He called his name Noah saying: this one will bring us comfort from our actions and from the sadness of our hands from the earth which has been cursed by God. After the birth of Noah, Lamech lived 595 years and begot sons and daughters. All the days of Lamech came to 777 years; then he died. When Noah had lived 500 years, Noah begot Shem, Ham, and Yaphet. Chapter 6 It happened, when men began to multiply upon the surface of the ground, and daughters were born to them, that the sons of the powerful saw that the daughters of man were beautiful, and they took for themselves wives of all that they chose. God said, “My spirit will not strive with man forever, because he also is flesh; and his days will be one hundred twenty years.” The Nefilim were in the earth in those days, and also after that, when the sons of the powerful took with the daughters of man, and they bore them children. They were the mighty men of the ages, men of renown. God saw that the wickedness of man was great on the earth, and that every inclination of the thoughts of his heart was only evil all day long. And God regretted that He had made man on earth, and His heart was saddened. (Chapter 5,6)

The breakdown is identified with sexual violence and corruption, a society without a moral compass. While Noah will not be a part of the solution, he will be used to facilitate the appropriate punishment.

Why did Lemech have such high hopes with the birth of this child? Was he delusional, out of touch with the reality around him? In fact, he seems to have read the situation more accurately than we might have guessed; the text seems to bear out his optimism. Despite the chaos and corruption around him, Lemech’s son is different:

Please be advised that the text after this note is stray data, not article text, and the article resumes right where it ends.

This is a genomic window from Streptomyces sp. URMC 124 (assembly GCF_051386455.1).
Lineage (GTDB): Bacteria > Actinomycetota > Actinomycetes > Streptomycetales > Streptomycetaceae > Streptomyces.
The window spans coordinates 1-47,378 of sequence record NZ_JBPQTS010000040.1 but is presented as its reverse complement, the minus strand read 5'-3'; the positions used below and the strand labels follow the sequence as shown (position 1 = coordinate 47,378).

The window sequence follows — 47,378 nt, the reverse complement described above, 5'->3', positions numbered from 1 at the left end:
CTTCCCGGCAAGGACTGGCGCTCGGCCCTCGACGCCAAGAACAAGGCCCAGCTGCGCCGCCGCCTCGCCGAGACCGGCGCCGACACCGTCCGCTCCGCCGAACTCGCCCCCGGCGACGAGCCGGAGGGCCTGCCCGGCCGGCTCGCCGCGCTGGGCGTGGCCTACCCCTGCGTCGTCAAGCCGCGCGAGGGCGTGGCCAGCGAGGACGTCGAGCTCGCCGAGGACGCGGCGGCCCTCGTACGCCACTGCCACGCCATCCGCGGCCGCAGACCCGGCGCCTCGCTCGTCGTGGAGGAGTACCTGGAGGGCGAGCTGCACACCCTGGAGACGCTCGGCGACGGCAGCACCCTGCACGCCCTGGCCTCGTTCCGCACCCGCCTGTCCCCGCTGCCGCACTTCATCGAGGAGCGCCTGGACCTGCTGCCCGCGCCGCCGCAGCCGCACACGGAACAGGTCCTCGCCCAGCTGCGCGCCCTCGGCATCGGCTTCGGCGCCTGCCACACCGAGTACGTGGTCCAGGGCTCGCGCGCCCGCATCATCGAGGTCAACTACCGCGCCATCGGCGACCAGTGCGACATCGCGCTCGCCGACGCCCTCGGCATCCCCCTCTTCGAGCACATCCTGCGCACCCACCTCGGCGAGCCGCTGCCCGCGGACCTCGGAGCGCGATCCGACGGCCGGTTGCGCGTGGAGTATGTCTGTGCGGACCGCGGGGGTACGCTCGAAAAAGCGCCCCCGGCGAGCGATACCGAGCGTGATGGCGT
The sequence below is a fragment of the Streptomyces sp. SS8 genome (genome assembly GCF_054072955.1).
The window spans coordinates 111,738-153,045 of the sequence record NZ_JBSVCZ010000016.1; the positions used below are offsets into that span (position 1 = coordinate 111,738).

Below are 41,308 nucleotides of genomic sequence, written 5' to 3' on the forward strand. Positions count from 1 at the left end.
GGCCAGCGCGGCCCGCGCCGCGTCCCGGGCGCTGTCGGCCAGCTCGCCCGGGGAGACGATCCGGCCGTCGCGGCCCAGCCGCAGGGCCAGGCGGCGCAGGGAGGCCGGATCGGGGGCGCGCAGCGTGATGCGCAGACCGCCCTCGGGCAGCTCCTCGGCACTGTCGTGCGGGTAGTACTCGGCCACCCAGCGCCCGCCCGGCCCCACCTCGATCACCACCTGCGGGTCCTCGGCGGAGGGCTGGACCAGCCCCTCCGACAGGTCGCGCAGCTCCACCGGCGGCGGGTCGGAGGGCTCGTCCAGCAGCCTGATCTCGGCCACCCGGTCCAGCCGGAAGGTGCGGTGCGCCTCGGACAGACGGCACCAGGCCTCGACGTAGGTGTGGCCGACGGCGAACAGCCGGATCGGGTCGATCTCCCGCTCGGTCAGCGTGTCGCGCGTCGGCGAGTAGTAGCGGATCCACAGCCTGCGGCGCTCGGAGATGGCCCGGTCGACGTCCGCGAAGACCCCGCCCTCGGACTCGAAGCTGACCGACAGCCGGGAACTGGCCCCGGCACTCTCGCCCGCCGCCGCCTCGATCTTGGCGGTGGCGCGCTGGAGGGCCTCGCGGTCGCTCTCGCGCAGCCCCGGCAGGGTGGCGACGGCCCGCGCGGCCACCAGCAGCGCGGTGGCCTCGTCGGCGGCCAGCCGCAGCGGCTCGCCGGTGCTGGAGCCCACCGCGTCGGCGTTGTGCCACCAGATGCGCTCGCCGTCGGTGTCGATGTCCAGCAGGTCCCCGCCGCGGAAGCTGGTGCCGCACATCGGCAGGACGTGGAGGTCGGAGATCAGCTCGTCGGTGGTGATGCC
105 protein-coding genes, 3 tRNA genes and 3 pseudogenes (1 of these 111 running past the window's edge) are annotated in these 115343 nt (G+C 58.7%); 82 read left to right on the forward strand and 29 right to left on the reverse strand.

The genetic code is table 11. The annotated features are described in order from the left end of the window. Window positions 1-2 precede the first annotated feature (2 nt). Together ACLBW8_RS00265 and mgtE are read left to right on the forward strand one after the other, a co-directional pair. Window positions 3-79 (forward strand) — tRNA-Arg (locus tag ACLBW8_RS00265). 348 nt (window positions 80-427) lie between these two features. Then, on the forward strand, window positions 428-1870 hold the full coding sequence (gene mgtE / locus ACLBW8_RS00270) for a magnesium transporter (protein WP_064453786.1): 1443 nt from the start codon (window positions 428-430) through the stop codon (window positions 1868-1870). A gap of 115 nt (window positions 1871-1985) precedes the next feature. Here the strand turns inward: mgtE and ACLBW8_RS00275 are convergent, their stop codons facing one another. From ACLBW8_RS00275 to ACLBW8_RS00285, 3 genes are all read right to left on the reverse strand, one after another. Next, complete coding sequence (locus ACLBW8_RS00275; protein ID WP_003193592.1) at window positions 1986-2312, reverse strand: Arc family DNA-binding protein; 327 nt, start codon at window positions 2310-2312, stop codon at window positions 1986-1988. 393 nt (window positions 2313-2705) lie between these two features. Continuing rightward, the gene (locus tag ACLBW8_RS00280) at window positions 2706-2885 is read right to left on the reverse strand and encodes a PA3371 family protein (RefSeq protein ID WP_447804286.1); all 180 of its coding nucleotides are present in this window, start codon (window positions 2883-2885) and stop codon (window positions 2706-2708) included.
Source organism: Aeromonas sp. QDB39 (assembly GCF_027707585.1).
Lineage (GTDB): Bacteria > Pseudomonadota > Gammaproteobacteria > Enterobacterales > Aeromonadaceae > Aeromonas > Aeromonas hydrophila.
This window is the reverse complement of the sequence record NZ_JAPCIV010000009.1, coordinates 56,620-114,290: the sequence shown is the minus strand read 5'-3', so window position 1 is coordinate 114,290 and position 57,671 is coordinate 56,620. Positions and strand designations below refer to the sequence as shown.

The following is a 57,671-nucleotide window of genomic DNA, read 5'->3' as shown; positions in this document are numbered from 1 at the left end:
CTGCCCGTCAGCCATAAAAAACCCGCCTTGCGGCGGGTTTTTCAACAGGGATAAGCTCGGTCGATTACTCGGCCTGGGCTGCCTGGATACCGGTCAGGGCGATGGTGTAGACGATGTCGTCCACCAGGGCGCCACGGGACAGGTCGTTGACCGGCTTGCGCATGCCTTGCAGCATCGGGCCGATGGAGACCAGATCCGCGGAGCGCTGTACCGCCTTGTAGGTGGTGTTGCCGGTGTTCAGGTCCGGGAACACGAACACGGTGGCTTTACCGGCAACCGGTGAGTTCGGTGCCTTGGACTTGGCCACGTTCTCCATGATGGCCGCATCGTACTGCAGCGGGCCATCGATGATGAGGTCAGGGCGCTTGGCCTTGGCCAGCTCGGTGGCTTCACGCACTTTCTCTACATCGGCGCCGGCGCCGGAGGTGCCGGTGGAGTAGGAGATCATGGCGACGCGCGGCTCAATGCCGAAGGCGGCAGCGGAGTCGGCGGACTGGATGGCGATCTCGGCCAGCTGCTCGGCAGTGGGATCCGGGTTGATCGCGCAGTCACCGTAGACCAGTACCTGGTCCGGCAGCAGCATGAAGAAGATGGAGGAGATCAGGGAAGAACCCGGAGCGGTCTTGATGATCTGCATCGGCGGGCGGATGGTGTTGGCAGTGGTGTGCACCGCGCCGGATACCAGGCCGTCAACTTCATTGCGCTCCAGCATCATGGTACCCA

Noah found favor in the eyes of God. These are the generations of Noah. Noah was an innocent5 man, perfect in his generation Noah walked with God.

While the rest of the generation displeased God, Noah pleased God. While the others were guilty, Noah was innocent. While the others ignored the word of God and were not God-fearing, Noah walked with God – but he was not the first to have done so. There was another individual who had walked with God generations before; his name was Hanoch (Enoch), and he was Noah’s great-grandfather.

(18) Yared (Jared) lived one hundred sixty-two years and fathered Hanoch. (19) Yared lived after he fathered Hanoch eight hundred years, and he fathered sons and daughters. (20) All the days of Yared were nine hundred sixty-two years, and he died. (21) Hanoch lived sixty-five years and fathered Metushelah (Methuselah). (22) Hanoch walked with God after he fathered Metushelah three hundred years, and he fathered sons and daughters. (23) All the days of Hanoch were three hundred sixty-five years. (24) Hanoch walked with God, and he was no more, for God took him.

Hanoch also walked with God, and the result was his disappearance. The nature of his disappearance may help us understand his “walking with God”. Hanoch lives fewer years than the others in his family line, he dies at three hundred and sixty-five, all of his ancestors average a life span of over nine hundred years. Some see him as being so good, or walking with God in such a profound way, that he was too good to be of this world and was returned to Eden – and never died. The word death is not mentioned in his disappearance, rather “he ceased to be, for God took him”. While the Targum Neophiti leaves his disappearance as a mystery,6 the Pseudo-Yonatan says that Hanonch ascended to heaven:

And Hanoch served God in truth and he no longer lived among those who inhabit the earth. For he was taken and went up to heaven by the word before God, who named him Metatron the great scribe. (Pseudo-Yonatan (5:24)